Dr Clattercut: What about when Hercules took the entire weight of the heavens off Atlas’s shoulders? I daresay that’s a greater burden than any hammer.

Prof Bromfield: Well, there you have it. The hammer’s the key. Big biceps aren't going to matter a jot after a clonk with a weapon like that. You know the Norse myths, full of giants falling like skittles. Think what it sounds like when a thunderclap goes off right over your head. Rattles the furniture, eh? Well that’s Thor’s hammer heard at long distance.

Dr Clattercut: It’s hardly an even contest if Thor is going to use his hammer. I’m saying that without the hammer, a straight grappling match — then Hercules is bound to be the victor.

Prof Bromfield: Why would the god of thunder agree to fight and leave his hammer at home? Not that he needs the hammer to defeat a Greek strongman, seeing as he actually is the mightiest of all the Aesir.

Dr Clattercut: But that’s…

Prof Bromfield: And I haven’t even mentioned Thor’s magic belt yet that doubles his strength. Or his iron gloves that double it again.

Dr Clattercut: I give up.

Prof Bromfield: As would Hercules!

Saturday, 28 September 2013

I'm ready for my close-up, Mr DeMille

What I enjoy about writing comics is that it's like making a movie or TV show, only without having to spend years raising money first. You knock off some rough dialogue, then you position the characters in the scene, then you get to refine what they say. If it's not working you can move them around, try another angle, another turn of phrase. And they never wave a contract in your face and ask for overtime.

The only way that regular movie-making has the edge is in the editing. In comics, since every scene change should ideally come at the end of a page, or anyway at the end of a tier of panels, it's the very devil if you suddenly decide you need to slot something else in.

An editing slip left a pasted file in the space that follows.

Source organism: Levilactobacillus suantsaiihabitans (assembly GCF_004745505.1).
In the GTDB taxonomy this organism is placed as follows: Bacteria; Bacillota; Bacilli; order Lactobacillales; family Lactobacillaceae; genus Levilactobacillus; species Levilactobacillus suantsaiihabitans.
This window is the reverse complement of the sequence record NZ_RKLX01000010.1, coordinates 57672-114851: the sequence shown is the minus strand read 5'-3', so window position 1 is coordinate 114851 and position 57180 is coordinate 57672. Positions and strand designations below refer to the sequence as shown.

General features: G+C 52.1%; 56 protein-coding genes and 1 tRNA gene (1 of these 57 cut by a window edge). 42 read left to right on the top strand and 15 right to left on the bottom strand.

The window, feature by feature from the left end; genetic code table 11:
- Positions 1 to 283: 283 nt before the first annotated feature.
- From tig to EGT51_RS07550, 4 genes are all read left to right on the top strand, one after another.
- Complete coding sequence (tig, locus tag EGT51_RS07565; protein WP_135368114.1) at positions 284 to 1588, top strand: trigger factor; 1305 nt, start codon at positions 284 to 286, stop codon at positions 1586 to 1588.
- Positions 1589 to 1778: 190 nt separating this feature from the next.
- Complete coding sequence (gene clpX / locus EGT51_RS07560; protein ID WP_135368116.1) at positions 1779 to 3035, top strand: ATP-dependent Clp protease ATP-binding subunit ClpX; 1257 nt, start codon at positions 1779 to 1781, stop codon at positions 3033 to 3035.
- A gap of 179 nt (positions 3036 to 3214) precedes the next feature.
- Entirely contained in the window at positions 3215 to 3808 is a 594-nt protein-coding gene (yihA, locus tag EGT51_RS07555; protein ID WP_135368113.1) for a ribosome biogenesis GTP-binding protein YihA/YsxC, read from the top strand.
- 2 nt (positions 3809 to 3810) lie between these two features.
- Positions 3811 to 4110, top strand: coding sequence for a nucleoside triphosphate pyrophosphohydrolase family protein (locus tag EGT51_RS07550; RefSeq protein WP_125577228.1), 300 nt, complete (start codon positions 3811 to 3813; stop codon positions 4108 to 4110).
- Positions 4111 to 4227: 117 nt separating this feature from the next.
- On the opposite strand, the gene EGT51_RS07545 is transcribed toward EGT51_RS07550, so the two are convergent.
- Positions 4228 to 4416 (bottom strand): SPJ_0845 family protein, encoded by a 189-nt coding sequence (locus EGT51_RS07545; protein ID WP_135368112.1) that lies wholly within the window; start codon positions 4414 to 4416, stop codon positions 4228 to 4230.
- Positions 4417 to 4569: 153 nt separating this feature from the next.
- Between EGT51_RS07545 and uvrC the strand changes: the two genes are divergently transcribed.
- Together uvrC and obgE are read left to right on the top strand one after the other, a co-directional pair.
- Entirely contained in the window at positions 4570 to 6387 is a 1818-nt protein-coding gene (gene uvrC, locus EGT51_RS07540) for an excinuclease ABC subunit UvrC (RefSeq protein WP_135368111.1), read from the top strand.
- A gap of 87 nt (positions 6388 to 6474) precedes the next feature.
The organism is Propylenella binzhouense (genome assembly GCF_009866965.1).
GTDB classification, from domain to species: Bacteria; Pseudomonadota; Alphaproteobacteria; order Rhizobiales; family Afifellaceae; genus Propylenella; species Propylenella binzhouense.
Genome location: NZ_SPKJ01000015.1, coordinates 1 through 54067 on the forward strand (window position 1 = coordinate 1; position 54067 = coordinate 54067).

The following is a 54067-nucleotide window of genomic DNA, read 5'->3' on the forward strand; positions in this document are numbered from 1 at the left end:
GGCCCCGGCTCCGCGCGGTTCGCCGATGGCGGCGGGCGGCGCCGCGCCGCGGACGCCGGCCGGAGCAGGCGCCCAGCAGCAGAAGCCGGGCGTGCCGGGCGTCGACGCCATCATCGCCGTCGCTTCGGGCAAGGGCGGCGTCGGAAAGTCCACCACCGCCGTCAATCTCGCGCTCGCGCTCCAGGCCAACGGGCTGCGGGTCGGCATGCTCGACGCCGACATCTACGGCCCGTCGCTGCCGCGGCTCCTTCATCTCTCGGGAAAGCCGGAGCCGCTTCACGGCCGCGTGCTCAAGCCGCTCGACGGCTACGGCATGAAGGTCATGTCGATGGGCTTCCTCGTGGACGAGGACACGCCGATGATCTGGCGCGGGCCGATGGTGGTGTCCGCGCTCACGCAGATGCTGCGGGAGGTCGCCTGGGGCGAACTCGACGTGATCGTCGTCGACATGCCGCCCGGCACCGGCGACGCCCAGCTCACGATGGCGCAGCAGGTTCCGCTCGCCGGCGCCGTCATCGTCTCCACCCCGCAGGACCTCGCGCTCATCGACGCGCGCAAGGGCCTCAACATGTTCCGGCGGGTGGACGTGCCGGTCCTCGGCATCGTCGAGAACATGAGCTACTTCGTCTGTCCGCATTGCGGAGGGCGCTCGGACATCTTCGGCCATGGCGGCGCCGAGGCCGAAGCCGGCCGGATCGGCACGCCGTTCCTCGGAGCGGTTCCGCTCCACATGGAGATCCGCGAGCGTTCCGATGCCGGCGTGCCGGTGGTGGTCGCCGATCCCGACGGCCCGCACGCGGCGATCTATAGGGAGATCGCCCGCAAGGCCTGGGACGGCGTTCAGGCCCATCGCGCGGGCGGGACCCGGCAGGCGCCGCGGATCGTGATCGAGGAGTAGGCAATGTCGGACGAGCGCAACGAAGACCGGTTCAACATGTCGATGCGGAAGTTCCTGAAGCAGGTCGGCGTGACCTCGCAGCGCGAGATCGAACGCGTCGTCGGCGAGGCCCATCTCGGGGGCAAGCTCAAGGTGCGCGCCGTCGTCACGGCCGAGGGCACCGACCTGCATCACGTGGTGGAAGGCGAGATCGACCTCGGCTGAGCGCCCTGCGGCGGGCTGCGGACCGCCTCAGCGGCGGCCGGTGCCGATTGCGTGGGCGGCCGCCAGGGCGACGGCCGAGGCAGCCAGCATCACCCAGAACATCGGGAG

By the time Leo gets to doing the pencil art, we’ve already worked out 99% of the direction of each scene. Occasionally we find that a particular shot or line of dialogue isn't working. At most this involves changing one or two panels at the pencils stage. (Considering there are typically 170 panels per issue, that's not a bad batting average.) And we've never yet had to completely change a panel after it went to inking - though Nikos does work the occasional miracle at the colouring stage when Leo and I have overlooked something.

The process is versatile, but there are times when you have to kill a darling. This scene between Jack and the Kind Gentleman, for instance. I really liked the way Leo "positioned the camera" - it made for a great dramatic face-off. But we realized that the bestowing of the magic key wasn't getting enough prominence. That key is going to be important, not only in plot terms (it can open any lock) but because this is where the Kind Gentleman really starts to bind Jack to him, dispensing gifts for all the world like a traditional faerie king to his favoured mortal godson. There are troubled times ahead, oh yes.